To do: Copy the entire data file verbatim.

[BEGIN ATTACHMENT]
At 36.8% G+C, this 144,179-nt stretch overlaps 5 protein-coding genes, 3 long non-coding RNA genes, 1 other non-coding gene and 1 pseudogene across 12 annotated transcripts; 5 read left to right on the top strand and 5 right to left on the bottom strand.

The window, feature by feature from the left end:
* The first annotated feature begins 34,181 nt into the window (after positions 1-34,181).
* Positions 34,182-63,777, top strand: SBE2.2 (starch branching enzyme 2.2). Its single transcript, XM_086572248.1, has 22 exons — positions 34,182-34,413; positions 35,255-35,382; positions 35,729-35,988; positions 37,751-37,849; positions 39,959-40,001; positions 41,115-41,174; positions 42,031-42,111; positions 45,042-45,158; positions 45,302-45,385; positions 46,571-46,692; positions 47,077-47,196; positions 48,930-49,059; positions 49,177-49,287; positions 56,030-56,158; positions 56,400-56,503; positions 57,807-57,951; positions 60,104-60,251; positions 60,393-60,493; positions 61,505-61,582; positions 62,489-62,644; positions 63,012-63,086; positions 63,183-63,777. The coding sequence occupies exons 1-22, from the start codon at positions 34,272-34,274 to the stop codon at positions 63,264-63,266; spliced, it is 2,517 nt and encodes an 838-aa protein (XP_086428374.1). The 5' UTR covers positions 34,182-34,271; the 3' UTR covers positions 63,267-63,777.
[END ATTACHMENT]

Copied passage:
At 36.8% G+C, this 144,179-nt stretch overlaps 5 protein-coding genes, 3 long non-coding RNA genes, 1 other non-coding gene and 1 pseudogene across 12 annotated transcripts; 5 read left to right on the top strand and 5 right to left on the bottom strand.

The window, feature by feature from the left end:
* The first annotated feature begins 34,181 nt into the window (after positions 1-34,181).
* Positions 34,182-63,777, top strand: SBE2.2 (starch branching enzyme 2.2). Its single transcript, XM_086572248.1, has 22 exons — positions 34,182-34,413; positions 35,255-35,382; positions 35,729-35,988; positions 37,751-37,849; positions 39,959-40,001; positions 41,115-41,174; positions 42,031-42,111; positions 45,042-45,158; positions 45,302-45,385; positions 46,571-46,692; positions 47,077-47,196; positions 48,930-49,059; positions 49,177-49,287; positions 56,030-56,158; positions 56,400-56,503; positions 57,807-57,951; positions 60,104-60,251; positions 60,393-60,493; positions 61,505-61,582; positions 62,489-62,644; positions 63,012-63,086; positions 63,183-63,777. The coding sequence occupies exons 1-22, from the start codon at positions 34,272-34,274 to the stop codon at positions 63,264-63,266; spliced, it is 2,517 nt and encodes an 838-aa protein (XP_086428374.1). The 5' UTR covers positions 34,182-34,271; the 3' UTR covers positions 63,267-63,777.